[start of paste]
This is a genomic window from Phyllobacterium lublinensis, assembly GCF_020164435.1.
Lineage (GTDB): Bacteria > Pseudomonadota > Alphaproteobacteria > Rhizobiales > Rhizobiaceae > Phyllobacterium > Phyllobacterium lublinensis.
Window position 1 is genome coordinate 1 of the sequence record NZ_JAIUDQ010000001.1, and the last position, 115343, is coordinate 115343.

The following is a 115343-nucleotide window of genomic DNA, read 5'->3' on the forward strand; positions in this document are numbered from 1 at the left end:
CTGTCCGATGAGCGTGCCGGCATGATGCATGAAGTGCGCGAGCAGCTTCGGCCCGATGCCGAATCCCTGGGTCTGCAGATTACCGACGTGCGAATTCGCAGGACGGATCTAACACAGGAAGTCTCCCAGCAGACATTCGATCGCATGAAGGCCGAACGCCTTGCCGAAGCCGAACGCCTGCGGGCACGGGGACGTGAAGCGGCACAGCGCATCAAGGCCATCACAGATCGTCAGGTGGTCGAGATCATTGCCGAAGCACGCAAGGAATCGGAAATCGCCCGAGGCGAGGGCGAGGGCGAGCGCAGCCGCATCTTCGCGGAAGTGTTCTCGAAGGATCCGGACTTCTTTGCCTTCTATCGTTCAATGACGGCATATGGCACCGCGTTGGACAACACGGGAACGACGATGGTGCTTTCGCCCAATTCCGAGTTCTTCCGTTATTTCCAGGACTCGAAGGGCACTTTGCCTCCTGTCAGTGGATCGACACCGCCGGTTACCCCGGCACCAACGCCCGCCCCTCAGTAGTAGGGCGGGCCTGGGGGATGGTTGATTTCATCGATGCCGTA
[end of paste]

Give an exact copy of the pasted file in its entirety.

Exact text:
This is a genomic window from Phyllobacterium lublinensis, assembly GCF_020164435.1.
Lineage (GTDB): Bacteria > Pseudomonadota > Alphaproteobacteria > Rhizobiales > Rhizobiaceae > Phyllobacterium > Phyllobacterium lublinensis.
Window position 1 is genome coordinate 1 of the sequence record NZ_JAIUDQ010000001.1, and the last position, 115343, is coordinate 115343.

The following is a 115343-nucleotide window of genomic DNA, read 5'->3' on the forward strand; positions in this document are numbered from 1 at the left end:
CTGTCCGATGAGCGTGCCGGCATGATGCATGAAGTGCGCGAGCAGCTTCGGCCCGATGCCGAATCCCTGGGTCTGCAGATTACCGACGTGCGAATTCGCAGGACGGATCTAACACAGGAAGTCTCCCAGCAGACATTCGATCGCATGAAGGCCGAACGCCTTGCCGAAGCCGAACGCCTGCGGGCACGGGGACGTGAAGCGGCACAGCGCATCAAGGCCATCACAGATCGTCAGGTGGTCGAGATCATTGCCGAAGCACGCAAGGAATCGGAAATCGCCCGAGGCGAGGGCGAGGGCGAGCGCAGCCGCATCTTCGCGGAAGTGTTCTCGAAGGATCCGGACTTCTTTGCCTTCTATCGTTCAATGACGGCATATGGCACCGCGTTGGACAACACGGGAACGACGATGGTGCTTTCGCCCAATTCCGAGTTCTTCCGTTATTTCCAGGACTCGAAGGGCACTTTGCCTCCTGTCAGTGGATCGACACCGCCGGTTACCCCGGCACCAACGCCCGCCCCTCAGTAGTAGGGCGGGCCTGGGGGATGGTTGATTTCATCGATGCCGTA